Asset Portfolio Management — Using MarketBuilder to Inform Key Decisions
Quantifying portfolio risk/return by analyzing correlations, synergies, intraportfolio competition, and common market prices
Companies build, buy, and otherwise acquire collections of assets, termed a "portfolio." Whether generators in the Florida Reliability Coordinating Council (FRCC) or gas wells in the Haynesville Shale Field, businesses invariably acquire and manage a mix of assets. As energy companies acquire and dynamically manage their asset portfolios, it is common for companies to periodically evaluate their assets in order to decide which ones to sell and which to keep; they also evaluate potential assets to acquire. The objective of this evaluation is to reduce risk and maximize earnings, i.e., referred to here as portfolio management.
The complex and extensive analysis required for portfolio management typically includes many factors for consideration, but it is essential that it include a fundamental market-based approach in order to facilitate analysis of future market behavior and prices. A fundamental market-based approach helps you to project price using inputs of key fundamental factors for which you typically have data and/or a good intuitive understanding, such as production costs and commodity availability.
Alternatively, in nonfundamental approaches, future commodity price is usually the input; future price, typically the most important factor in evaluating your portfolio, is more difficult to understand than the key fundamental factors. With projected price, you are able to determine the profitability of each asset over a forward time horizon, enabling you to make more informed decisions about your portfolio components.
MarketBuilder was designed to help companies perform fundamental market analysis and project market prices. It has many differentiating capabilities that facilitate analyzing markets globally or regionally and altering selected factors to help customers examine the combined effects of potential market changes on the market behavior and prices.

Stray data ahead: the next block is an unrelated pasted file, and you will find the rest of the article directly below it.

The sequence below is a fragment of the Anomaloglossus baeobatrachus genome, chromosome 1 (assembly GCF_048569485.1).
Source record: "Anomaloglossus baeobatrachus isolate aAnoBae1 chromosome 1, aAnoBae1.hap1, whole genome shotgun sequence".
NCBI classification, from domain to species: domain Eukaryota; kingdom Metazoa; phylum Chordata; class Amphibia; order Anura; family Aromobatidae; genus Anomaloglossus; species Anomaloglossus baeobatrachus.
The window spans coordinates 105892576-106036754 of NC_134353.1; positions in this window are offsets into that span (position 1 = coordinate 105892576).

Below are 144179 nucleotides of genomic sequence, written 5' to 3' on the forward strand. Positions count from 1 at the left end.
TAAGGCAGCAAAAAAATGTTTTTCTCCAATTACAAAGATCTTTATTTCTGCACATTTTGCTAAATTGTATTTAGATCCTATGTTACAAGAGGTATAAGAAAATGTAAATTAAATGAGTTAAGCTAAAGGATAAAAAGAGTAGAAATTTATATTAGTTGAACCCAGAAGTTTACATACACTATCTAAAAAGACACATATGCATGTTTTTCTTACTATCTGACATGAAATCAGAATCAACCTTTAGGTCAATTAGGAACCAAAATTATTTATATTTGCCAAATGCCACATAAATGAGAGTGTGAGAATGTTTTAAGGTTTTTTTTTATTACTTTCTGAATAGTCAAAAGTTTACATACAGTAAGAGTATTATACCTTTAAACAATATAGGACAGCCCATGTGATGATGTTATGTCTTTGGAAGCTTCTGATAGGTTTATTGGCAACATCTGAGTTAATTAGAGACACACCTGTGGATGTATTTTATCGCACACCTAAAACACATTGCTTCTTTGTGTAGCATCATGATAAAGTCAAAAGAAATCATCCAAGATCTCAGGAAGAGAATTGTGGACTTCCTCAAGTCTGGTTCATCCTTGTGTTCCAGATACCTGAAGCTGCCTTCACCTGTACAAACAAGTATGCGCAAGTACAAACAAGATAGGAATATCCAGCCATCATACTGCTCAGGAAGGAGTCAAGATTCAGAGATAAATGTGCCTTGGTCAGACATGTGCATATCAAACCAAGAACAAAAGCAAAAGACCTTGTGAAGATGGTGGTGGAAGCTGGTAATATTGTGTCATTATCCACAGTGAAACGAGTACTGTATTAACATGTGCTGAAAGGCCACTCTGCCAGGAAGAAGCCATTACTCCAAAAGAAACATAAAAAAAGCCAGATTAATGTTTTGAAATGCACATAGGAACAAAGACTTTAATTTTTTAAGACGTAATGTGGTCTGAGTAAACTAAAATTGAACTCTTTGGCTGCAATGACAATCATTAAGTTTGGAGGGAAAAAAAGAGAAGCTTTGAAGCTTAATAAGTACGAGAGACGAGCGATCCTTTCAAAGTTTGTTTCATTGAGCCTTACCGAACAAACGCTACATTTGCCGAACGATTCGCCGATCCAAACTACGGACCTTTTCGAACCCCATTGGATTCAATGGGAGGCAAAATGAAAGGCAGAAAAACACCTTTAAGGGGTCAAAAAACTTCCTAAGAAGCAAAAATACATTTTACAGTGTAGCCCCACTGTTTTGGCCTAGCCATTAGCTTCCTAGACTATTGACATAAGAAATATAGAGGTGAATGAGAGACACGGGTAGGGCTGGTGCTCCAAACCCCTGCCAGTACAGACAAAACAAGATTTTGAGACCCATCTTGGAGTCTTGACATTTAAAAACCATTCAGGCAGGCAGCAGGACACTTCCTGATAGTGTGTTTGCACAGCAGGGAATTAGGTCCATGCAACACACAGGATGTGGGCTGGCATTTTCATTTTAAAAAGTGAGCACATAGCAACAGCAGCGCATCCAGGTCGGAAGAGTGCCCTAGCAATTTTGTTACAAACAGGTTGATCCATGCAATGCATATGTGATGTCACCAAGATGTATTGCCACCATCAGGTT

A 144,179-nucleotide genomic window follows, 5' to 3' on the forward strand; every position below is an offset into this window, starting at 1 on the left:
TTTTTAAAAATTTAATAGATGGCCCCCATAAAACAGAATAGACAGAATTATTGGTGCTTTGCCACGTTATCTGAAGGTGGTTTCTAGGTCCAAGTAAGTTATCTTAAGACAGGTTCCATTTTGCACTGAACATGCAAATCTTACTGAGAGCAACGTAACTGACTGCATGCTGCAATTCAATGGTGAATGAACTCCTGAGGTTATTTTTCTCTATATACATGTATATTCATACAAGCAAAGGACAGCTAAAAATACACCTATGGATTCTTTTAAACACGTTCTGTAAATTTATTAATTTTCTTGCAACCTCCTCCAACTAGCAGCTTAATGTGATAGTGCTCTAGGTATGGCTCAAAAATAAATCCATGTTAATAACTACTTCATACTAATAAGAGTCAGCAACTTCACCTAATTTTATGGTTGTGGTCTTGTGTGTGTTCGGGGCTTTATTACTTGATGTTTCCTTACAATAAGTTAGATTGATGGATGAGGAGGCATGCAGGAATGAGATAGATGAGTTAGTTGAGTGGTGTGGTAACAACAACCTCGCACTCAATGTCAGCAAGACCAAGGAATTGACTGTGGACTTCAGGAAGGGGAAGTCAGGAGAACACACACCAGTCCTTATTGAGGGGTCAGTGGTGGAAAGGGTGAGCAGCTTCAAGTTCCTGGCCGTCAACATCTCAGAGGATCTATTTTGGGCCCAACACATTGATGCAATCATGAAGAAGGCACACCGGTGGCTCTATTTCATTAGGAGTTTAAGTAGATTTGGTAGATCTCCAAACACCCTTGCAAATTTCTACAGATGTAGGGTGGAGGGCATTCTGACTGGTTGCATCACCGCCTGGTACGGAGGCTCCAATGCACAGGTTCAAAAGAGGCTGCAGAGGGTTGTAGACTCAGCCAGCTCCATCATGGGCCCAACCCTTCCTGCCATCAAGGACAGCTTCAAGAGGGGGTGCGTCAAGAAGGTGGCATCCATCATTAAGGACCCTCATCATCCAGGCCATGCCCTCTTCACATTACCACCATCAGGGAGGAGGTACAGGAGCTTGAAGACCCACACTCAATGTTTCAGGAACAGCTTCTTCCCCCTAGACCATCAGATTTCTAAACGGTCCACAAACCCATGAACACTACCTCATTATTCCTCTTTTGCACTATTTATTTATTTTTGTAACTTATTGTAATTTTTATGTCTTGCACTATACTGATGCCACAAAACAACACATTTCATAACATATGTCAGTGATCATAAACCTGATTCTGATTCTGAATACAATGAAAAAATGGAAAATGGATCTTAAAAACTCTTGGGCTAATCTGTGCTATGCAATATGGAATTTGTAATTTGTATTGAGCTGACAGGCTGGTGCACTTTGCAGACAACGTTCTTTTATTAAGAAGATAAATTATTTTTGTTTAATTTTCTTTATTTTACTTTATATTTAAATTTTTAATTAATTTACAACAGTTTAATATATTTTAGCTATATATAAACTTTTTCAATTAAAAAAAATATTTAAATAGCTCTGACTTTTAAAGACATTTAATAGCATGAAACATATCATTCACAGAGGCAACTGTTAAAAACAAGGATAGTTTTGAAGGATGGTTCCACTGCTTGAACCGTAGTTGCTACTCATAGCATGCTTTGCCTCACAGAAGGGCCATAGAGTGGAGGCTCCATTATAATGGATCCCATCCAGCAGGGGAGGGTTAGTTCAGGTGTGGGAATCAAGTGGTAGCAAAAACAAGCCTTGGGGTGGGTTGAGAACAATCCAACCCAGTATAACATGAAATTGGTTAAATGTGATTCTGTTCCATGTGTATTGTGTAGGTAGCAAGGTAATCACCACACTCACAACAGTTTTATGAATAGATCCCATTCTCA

Specifically, MarketBuilder models the supply chains for the energy commodities pertinent to each of your portfolio assets. In MarketBuilder, each component of the supply chains is treated as an independent agent, competing against the others, as they do in real-world markets, helping users to analyze market fundamentals and project prices, and simulating the real market behavior under a variety of potential conditions.
MarketBuilder helps you analyze these key aspects in your portfolio optimization:
- Synergy among assets. MarketBuilder can help you understand the extent that your assets complement each other or compete with each other:
- Positive synergy (e.g., scale economies in a large-enough portfolio that reduces cost for the assets)
- Negative synergy (e.g., competition — if you put two or three assets in one place, they can overload that place and drive prices down)
- Correlation and hedging. MarketBuilder helps you analyze your portfolio correlation, enabling you to "self-hedge" through portfolio decisions rather than merely acquiring financial instruments to hedge; it helps you understand:
- Positive correlation — assets whose profitabilities move up and down together.
- Independence — assets whose profitabilities move independently, one not affecting the other
- Negative correlation — assets whose profitabilities move counter to each other. When one goes up, the other goes down, and vice versa. These can be natural portfolio hedges, much less expensive than buying financial instruments.
- Integration — across supply chains
- Vertical integration (a portfolio that extends up and down the supply chain)
- Horizontal integration (a portfolio that is very wide, invoking economies of scope)
- Economies of scale (e.g., consolidating spare parts inventory over a large number of plants)
- Risk — Return efficiency. MarketPoint uses Markowitz as a conceptual guide as shown in the figure. MarketBuilder helps you to produce the key inputs necessary for plotting each prospective portfolio component and analyzing whether it lies on the "frontier" — the lowest level of uncertainty for each given level of expected value and equivalently highest expected value for each given level of uncertainty.